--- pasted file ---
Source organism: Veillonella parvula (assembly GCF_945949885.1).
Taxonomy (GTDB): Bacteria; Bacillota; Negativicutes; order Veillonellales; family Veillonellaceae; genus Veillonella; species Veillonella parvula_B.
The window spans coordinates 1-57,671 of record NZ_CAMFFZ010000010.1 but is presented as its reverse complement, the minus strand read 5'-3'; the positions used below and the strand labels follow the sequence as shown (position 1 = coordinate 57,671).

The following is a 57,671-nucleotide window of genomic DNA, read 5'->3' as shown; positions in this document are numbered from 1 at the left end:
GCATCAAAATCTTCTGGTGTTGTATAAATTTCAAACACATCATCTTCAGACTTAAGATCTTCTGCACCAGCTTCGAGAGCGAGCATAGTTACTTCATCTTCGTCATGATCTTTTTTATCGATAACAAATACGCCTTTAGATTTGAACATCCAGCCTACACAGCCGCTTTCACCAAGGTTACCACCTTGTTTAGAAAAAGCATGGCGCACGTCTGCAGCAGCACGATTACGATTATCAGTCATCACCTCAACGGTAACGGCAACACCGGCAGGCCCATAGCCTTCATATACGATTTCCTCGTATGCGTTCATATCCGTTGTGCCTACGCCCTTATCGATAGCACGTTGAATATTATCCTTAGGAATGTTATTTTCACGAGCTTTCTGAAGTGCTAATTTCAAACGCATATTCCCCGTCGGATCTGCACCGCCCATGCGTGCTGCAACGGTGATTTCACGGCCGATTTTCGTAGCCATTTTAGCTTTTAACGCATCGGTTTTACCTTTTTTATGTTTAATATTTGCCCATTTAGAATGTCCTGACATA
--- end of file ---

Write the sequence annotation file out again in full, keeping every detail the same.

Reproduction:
Source organism: Veillonella parvula (assembly GCF_945949885.1).
Taxonomy (GTDB): Bacteria; Bacillota; Negativicutes; order Veillonellales; family Veillonellaceae; genus Veillonella; species Veillonella parvula_B.
The window spans coordinates 1-57,671 of record NZ_CAMFFZ010000010.1 but is presented as its reverse complement, the minus strand read 5'-3'; the positions used below and the strand labels follow the sequence as shown (position 1 = coordinate 57,671).

The following is a 57,671-nucleotide window of genomic DNA, read 5'->3' as shown; positions in this document are numbered from 1 at the left end:
GCATCAAAATCTTCTGGTGTTGTATAAATTTCAAACACATCATCTTCAGACTTAAGATCTTCTGCACCAGCTTCGAGAGCGAGCATAGTTACTTCATCTTCGTCATGATCTTTTTTATCGATAACAAATACGCCTTTAGATTTGAACATCCAGCCTACACAGCCGCTTTCACCAAGGTTACCACCTTGTTTAGAAAAAGCATGGCGCACGTCTGCAGCAGCACGATTACGATTATCAGTCATCACCTCAACGGTAACGGCAACACCGGCAGGCCCATAGCCTTCATATACGATTTCCTCGTATGCGTTCATATCCGTTGTGCCTACGCCCTTATCGATAGCACGTTGAATATTATCCTTAGGAATGTTATTTTCACGAGCTTTCTGAAGTGCTAATTTCAAACGCATATTCCCCGTCGGATCTGCACCGCCCATGCGTGCTGCAACGGTGATTTCACGGCCGATTTTCGTAGCCATTTTAGCTTTTAACGCATCGGTTTTACCTTTTTTATGTTTAATATTTGCCCATTTAGAATGTCCTGACATA